The fate of the world’s most lonely dolphin

After years of living alone in a swimming pool at an abandoned aquarium, the Honey dolphins finally die in silence.

“The world’s loneliest dolphin” is the nickname that activists and animal lovers in the world give Honey, the dolphin living in a small swimming pool at the Inubosaki Marine Park in Choshi, Chiba Prefecture.

A video shot in October 2018 shows Honey dolphins alone in a tank. It barely moves across the water. At that time, Hai Duong park was closed for several months. Honey is one of the few remaining animals in this abandoned amusement park, along with a few penguins. Every few days, they are fed by an employee.

Honey burns her skin in the hot summer sun, stress and loneliness. A PETA representative wrote in 2018: “In a natural environment, dolphins swim and play with a herd in large spaces. But for Honey, her life is spent all day long floating in water tanks. being locked up alone, and having repetitive stereotypes – signs of stress in captive animals “.

Dolphin Project, an organization that protects dolphins, came out with Honey’s story in 2018 and is constantly fighting for the animal to retire in peace. In November 2018, this organization discovered that the management board of Inubosaki Marine Park fell into debt, urgently needing to sell all the facilities. In 2019, the entire park with Honey and other animals will be transferred to the new owner, according to the Kaisou Medical Center, the health care unit for the animals in the park.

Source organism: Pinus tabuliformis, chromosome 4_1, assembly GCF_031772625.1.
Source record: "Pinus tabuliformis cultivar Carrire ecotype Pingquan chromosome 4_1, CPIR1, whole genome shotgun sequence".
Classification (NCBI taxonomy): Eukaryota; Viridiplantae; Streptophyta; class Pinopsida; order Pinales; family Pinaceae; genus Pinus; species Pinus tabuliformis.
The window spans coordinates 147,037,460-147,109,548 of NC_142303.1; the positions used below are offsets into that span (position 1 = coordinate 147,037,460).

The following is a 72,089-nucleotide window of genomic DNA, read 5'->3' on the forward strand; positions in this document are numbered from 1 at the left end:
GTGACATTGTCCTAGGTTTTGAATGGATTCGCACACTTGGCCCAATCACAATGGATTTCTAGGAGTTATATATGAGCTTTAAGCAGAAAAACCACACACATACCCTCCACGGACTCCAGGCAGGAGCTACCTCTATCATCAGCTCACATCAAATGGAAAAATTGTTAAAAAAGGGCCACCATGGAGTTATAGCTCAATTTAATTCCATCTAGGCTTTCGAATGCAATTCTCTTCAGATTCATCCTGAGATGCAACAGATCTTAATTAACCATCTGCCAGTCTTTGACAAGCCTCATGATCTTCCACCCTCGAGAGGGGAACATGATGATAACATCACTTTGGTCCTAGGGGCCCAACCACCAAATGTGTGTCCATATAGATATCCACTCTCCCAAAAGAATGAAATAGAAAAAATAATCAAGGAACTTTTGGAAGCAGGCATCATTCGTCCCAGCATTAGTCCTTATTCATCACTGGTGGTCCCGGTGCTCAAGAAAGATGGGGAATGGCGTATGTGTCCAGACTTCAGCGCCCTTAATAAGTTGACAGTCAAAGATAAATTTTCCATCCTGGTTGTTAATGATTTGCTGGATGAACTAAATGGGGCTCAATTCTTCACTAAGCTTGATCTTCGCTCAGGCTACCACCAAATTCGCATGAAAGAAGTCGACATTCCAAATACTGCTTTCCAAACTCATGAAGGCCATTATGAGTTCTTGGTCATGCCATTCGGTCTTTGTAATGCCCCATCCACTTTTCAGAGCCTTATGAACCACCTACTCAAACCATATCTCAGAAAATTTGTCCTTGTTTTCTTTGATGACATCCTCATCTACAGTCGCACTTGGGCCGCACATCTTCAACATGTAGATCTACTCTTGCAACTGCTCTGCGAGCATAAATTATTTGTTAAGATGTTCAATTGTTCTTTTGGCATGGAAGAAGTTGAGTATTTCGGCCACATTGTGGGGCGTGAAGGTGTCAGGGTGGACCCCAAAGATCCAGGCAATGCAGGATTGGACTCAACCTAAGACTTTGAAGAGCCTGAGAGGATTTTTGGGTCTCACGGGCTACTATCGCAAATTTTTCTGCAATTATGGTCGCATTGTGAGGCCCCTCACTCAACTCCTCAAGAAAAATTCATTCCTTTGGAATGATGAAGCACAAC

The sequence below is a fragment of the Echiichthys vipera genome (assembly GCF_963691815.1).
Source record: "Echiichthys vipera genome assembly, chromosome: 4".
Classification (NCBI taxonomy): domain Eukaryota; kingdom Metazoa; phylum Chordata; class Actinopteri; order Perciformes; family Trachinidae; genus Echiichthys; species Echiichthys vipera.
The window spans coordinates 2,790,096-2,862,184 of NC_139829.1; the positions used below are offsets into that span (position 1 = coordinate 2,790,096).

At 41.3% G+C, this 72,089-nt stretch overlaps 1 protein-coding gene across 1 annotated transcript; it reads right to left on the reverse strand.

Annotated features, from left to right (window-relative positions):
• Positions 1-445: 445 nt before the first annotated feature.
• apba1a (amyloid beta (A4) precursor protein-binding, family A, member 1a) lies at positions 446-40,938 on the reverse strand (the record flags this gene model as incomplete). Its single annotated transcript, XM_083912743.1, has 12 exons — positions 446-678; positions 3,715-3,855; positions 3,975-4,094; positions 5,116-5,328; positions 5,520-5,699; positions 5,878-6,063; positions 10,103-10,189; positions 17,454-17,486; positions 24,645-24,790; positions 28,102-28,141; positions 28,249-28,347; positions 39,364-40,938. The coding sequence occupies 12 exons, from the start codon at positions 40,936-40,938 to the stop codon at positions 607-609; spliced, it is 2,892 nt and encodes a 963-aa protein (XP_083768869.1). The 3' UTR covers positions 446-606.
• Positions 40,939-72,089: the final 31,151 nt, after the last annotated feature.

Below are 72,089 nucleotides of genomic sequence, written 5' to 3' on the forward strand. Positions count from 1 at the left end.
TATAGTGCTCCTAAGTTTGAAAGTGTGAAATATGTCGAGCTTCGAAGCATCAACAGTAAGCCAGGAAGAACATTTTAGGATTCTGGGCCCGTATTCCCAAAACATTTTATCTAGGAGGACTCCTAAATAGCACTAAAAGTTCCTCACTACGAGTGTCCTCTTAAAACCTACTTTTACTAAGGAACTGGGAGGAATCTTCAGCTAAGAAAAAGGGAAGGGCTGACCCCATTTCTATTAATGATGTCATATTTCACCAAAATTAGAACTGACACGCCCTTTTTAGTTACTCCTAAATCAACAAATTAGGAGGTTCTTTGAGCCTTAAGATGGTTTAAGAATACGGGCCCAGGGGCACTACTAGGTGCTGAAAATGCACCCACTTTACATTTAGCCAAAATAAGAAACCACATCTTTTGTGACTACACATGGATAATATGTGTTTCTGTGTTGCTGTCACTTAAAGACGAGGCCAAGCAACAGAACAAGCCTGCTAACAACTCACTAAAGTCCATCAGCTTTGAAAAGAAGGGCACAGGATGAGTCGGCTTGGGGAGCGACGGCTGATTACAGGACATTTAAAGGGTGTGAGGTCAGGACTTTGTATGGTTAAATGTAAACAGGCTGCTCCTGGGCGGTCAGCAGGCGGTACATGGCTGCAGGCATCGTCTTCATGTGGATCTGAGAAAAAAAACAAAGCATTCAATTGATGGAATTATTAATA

In February 2020, the Dolphin Project once again contacted animal protection groups in Japan to agree on Honey’s fate. But the conversations ended a month later, at which point Honey was in dire straits. It can hardly live any longer.

After nearly two years in the pool alone, Honey died on March 29, 2020, according to the Dolphin Project. The story of Honey once caused a stir in international public opinion, but that also could not change the fate of the world’s loneliest dolphin.

“Honey’s plight attracted worldwide attention and created an animal rights movement in Japan. However, it still cannot escape the man-made environment it has endured all the time. Honey’s fate will remain a case in point for dolphins living in captivity for many years to come, ”writes the Dolphin Project.

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